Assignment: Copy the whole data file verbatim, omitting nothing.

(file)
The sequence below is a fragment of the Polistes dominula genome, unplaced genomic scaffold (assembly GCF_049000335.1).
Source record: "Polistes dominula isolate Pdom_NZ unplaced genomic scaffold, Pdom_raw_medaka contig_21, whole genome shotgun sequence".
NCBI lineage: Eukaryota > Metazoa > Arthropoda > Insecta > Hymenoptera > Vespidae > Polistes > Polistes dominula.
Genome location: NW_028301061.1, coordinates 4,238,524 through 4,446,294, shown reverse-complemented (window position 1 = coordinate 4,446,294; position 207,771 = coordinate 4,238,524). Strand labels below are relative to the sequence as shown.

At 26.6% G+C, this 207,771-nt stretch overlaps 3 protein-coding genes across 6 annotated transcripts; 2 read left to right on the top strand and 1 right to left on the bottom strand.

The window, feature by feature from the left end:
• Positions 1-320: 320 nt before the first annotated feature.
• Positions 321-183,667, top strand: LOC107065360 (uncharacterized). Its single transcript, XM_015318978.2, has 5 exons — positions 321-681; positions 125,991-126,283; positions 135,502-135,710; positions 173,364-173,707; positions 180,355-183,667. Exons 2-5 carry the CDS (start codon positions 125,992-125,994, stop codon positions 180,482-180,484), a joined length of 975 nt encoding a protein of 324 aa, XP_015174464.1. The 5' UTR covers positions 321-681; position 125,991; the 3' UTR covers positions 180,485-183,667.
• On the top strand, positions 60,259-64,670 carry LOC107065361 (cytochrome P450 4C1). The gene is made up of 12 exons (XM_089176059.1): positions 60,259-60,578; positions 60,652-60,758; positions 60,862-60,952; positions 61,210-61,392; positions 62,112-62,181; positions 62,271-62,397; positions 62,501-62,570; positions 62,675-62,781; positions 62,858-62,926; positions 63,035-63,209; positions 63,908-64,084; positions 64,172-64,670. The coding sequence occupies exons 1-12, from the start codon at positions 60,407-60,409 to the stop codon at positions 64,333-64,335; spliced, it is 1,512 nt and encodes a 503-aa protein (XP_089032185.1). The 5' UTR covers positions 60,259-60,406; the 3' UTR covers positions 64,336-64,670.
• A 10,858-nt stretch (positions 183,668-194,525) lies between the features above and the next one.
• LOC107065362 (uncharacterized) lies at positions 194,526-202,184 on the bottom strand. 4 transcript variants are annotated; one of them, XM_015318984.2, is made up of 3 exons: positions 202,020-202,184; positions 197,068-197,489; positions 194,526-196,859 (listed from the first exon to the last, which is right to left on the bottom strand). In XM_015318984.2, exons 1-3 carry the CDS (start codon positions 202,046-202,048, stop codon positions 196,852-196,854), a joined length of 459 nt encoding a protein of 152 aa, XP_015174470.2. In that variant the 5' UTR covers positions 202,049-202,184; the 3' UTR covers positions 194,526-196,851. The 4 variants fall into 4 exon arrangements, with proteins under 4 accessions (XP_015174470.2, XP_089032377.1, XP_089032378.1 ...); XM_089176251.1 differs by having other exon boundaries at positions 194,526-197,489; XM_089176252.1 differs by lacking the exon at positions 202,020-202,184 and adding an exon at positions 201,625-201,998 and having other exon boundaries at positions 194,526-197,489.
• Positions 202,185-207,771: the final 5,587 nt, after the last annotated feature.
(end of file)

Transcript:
The sequence below is a fragment of the Polistes dominula genome, unplaced genomic scaffold (assembly GCF_049000335.1).
Source record: "Polistes dominula isolate Pdom_NZ unplaced genomic scaffold, Pdom_raw_medaka contig_21, whole genome shotgun sequence".
NCBI lineage: Eukaryota > Metazoa > Arthropoda > Insecta > Hymenoptera > Vespidae > Polistes > Polistes dominula.
Genome location: NW_028301061.1, coordinates 4,238,524 through 4,446,294, shown reverse-complemented (window position 1 = coordinate 4,446,294; position 207,771 = coordinate 4,238,524). Strand labels below are relative to the sequence as shown.

At 26.6% G+C, this 207,771-nt stretch overlaps 3 protein-coding genes across 6 annotated transcripts; 2 read left to right on the top strand and 1 right to left on the bottom strand.

The window, feature by feature from the left end:
• Positions 1-320: 320 nt before the first annotated feature.
• Positions 321-183,667, top strand: LOC107065360 (uncharacterized). Its single transcript, XM_015318978.2, has 5 exons — positions 321-681; positions 125,991-126,283; positions 135,502-135,710; positions 173,364-173,707; positions 180,355-183,667. Exons 2-5 carry the CDS (start codon positions 125,992-125,994, stop codon positions 180,482-180,484), a joined length of 975 nt encoding a protein of 324 aa, XP_015174464.1. The 5' UTR covers positions 321-681; position 125,991; the 3' UTR covers positions 180,485-183,667.
• On the top strand, positions 60,259-64,670 carry LOC107065361 (cytochrome P450 4C1). The gene is made up of 12 exons (XM_089176059.1): positions 60,259-60,578; positions 60,652-60,758; positions 60,862-60,952; positions 61,210-61,392; positions 62,112-62,181; positions 62,271-62,397; positions 62,501-62,570; positions 62,675-62,781; positions 62,858-62,926; positions 63,035-63,209; positions 63,908-64,084; positions 64,172-64,670. The coding sequence occupies exons 1-12, from the start codon at positions 60,407-60,409 to the stop codon at positions 64,333-64,335; spliced, it is 1,512 nt and encodes a 503-aa protein (XP_089032185.1). The 5' UTR covers positions 60,259-60,406; the 3' UTR covers positions 64,336-64,670.
• A 10,858-nt stretch (positions 183,668-194,525) lies between the features above and the next one.
• LOC107065362 (uncharacterized) lies at positions 194,526-202,184 on the bottom strand. 4 transcript variants are annotated; one of them, XM_015318984.2, is made up of 3 exons: positions 202,020-202,184; positions 197,068-197,489; positions 194,526-196,859 (listed from the first exon to the last, which is right to left on the bottom strand). In XM_015318984.2, exons 1-3 carry the CDS (start codon positions 202,046-202,048, stop codon positions 196,852-196,854), a joined length of 459 nt encoding a protein of 152 aa, XP_015174470.2. In that variant the 5' UTR covers positions 202,049-202,184; the 3' UTR covers positions 194,526-196,851. The 4 variants fall into 4 exon arrangements, with proteins under 4 accessions (XP_015174470.2, XP_089032377.1, XP_089032378.1 ...); XM_089176251.1 differs by having other exon boundaries at positions 194,526-197,489; XM_089176252.1 differs by lacking the exon at positions 202,020-202,184 and adding an exon at positions 201,625-201,998 and having other exon boundaries at positions 194,526-197,489.
• Positions 202,185-207,771: the final 5,587 nt, after the last annotated feature.